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E.W. Williams, Jr AMARILLO-E.W. Williams, Jr., of Amarillo died peacefully at his home on Saturday morning, May 3, 2014. The only child of rancher Embry W. and Charlotte S. (Martin) Williams, E.W. was born on May 19, 1927, at Post, Texas. He spent his early years living with his parents at their ranch near Post in Garza County. The family moved into Post when he was seven, and he continued school there until high school. He spent his high school years at New Mexico Military Institute in Roswell, completed training in the Reserve Officers' Training Corps, and graduated in 1945 as Sergeant Major of the Corps. With World War II drawing to a close, that same year he received an Honorable Discharge from the United States Army, and then continued his education at Southern Methodist University, where he was a member of the Phi Delta Theta fraternity. After earning a Bachelor of Business Administration in Banking and Finance at SMU in 1949, E. W. began his career as Assistant Cashier at the First National Bank in Grapevine, Texas. He married his college sweetheart, Mary Anne Morrison of Dallas, on Feb. 18, 1950, and the following year the first of their two sons was born. He was then an Assistant National Bank Examiner for the U. S. Treasury, and concurrently completed the curriculum of the School of Banking of the South at Louisiana State University, graduating in 1953. He joined the First National Bank in Lubbock as Assistant Cashier later that year, and subsequently became vice-president and director. In 1956 he graduated from the American Bankers Association Graduate School of Banking at Rutgers University, and around this time he also earned his pilot's license. In 1961 he became president/CEO and director of Citizens National Bank in Lubbock, and later chairman of the board. During his years in Lubbock, he also became involved as a director, organizer, or officer in additional banking and other business and trade organizations, including the First National Bank in Post, the Idalou State Bank, T.I.M.E. Motor Freight, Hale County State Bank (HCSB) in Plainview and Citizens State Bank in Slaton, Texas, Citizens State Bank in Springer, N.M., the South Plains and Texas Bankers Associations. In 1969 the Williams family moved to Amarillo when E.W. joined the Amarillo National Bank, where he became executive vice-president and vice-chairman of the Board. During and after his years with Amarillo National, he continued serving as chairman of the Board at both HCSB in Plainview and Citizens Bank in Slaton, which progressively expanded to serve numerous communities in the Texas Panhandle, South Plains, and Hill Country and in 2013 merged to form Centennial Bank. In 1986 he became an officer and director of the First National Bank of New Mexico in Clayton. That same year he became involved with the Coyote Lake Feedyard in Muleshoe, Texas, where he served as chairman. Between 1986 and 2000 he also served as a director of Furr's/Bishop's, Inc., based in Lubbock, and from 1984 to 2000 as director and chairman of the Bank of Commerce in McLean, Texas. In 1974, he helped organize the Independent Bankers' Association of Texas (IBAT), and served as a director of the Texas Cattle Feeders Association and the National Cattlemen's Beef Association. A Mason since 1958 (York Rite Knight Templar, Shrine and 32nd degree Scottish Rite), he volunteered his time and expertise to numerous civic and charitable organizations, including the SMU and Texas Tech Foundations, American Red Cross, YMCA and Boy Scouts, PTA, Rotary, the Lubbock Mental Health Center and County Society for Crippled Children, St. Mary's Hospital and the First Methodist Church in Lubbock, and the Polk Street United Methodist Church in Amarillo. In 1970 he was named to the Amarillo Hospital District's Board of Managers, and during the next few years he spearheaded the District's bond campaign to fund construction of a new facility to replace the aging Northwest Texas Hospital. After the bond issue passed, due largely to his leadership in the campaign, E.W. was named Man of the Year for 1976 by the Amarillo Globe News. He remained on the Board of Managers until 1982, and served as its chairman from 1978 to 1981. During his tenure the present Northwest Texas Hospital facility at the Harrington Medical Center was planned and constructed, and began serving Amarillo and the surrounding area. In 1996, the E. W. Williams, Jr. / Centennial Bank Chair in Finance at Texas Tech University was endowed. To his many friends and business associates he was known to be fair, loyal, and honorable, qualities he associated with the phrase, always taking the high road. Character, E.W. was fond of saying, is such that, when you agree to do something, you then do what you've agreed to, without exception. Sometimes he would add, even if you don't profit from it. Mary Anne predeceased E.W. in February of 2013, after over sixty years of marriage. They are survived by son, E. W. Williams, III, of Dallas; son, J. David Williams and his wife, Amanda Barfield Williams of Kerrville; six grandchildren, including Rebecca Whitaker and her husband, Andrew Whitaker of Miami, Fla., Liz Keator and husband, Mark Keator of Lubbock, Lindsay Williams of Austin, Chelsea Williams of London, England, Hillary Williams of San Antonio, and James Williams of Lubbock; and two great-grandchildren, Laney and Emmie Keator of Lubbock. A memorial service will be held at 2 p.m. Thursday, May 8, 2014, at Polk Street United Methodist Church, 1401 South Polk Street in Amarillo under the direction of Schooler Funeral Home (4100 So. Georgia in Amarillo). The Reverend Dr. Burt Palmer, Senior Pastor of the Polk Street United Methodist Church in Amarillo will officiate. Burial will be at Llano Cemetery, Amarillo, Texas. The family requests that memorials in honor of E.W. be sent to the Mary Anne and E. W. Williams, Jr. Endowment for Parkinson's Disease Research at Texas Tech University Health Sciences Center, 3601 4th St., Mail Stop 6238, Lubbock TX, 79430.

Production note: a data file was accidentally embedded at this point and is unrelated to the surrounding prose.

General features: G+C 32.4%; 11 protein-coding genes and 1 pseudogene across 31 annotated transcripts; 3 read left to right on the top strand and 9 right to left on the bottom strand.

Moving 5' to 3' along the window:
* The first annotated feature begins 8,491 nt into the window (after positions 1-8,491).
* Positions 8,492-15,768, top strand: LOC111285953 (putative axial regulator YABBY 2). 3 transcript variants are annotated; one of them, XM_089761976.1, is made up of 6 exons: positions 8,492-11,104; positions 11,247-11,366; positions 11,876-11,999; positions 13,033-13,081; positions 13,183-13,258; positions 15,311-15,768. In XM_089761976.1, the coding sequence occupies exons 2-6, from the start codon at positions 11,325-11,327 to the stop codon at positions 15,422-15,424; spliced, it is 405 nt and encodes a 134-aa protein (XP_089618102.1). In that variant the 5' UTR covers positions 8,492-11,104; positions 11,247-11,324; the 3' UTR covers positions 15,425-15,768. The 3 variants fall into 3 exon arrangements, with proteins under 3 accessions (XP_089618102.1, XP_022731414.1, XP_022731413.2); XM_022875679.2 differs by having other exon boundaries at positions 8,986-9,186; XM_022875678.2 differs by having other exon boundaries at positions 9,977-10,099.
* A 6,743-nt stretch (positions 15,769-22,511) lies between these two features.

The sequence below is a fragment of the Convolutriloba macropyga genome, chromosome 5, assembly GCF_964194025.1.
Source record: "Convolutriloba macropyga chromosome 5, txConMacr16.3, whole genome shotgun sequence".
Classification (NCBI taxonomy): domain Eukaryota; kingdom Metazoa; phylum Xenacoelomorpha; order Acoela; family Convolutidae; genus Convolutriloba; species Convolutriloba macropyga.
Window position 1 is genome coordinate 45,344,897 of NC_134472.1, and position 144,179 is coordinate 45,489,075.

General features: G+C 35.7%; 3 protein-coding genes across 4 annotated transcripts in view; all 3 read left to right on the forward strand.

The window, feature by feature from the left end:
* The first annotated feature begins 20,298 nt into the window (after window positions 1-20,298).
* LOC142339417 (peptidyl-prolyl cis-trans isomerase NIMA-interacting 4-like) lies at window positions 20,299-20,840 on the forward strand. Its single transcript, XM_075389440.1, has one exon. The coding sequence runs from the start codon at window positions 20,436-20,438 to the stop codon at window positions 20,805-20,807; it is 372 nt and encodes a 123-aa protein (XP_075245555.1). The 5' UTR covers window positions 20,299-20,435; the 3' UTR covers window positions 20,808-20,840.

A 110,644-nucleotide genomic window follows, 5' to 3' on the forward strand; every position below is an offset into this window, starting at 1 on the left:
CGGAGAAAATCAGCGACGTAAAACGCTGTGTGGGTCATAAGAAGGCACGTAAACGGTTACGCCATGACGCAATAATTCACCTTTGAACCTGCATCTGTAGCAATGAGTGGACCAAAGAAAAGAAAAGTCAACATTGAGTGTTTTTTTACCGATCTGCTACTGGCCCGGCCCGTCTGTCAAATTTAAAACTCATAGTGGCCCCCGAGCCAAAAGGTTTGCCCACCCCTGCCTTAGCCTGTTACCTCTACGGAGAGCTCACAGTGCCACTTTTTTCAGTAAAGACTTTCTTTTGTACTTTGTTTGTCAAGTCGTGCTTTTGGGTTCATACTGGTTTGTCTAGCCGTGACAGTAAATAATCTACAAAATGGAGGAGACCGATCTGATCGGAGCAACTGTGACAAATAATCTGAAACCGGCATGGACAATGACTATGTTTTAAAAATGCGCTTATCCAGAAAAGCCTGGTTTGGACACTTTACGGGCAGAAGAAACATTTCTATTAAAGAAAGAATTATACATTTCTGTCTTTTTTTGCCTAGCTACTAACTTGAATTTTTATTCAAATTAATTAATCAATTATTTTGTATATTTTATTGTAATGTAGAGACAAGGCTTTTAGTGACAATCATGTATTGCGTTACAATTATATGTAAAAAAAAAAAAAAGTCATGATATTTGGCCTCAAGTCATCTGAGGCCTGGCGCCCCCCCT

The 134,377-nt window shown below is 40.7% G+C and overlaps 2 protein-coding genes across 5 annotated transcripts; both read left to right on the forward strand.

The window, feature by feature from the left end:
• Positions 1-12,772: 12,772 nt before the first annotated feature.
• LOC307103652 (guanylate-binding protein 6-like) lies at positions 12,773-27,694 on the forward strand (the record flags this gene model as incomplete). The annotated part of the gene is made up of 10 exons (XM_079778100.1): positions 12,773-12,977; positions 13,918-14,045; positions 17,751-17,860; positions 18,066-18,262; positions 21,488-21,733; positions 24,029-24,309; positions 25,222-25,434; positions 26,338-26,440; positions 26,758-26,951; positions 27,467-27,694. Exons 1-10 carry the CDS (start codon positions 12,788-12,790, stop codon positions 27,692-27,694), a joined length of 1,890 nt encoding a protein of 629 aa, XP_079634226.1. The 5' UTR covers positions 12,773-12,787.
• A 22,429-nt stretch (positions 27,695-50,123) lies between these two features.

Funeral Home
Schooler Funeral Home
4100 S Georgia St Amarillo, TX 79110
(806) 352-2727
Funeral Home Details
Published in The Lubbock Avalanche-Journal on May 6, 2014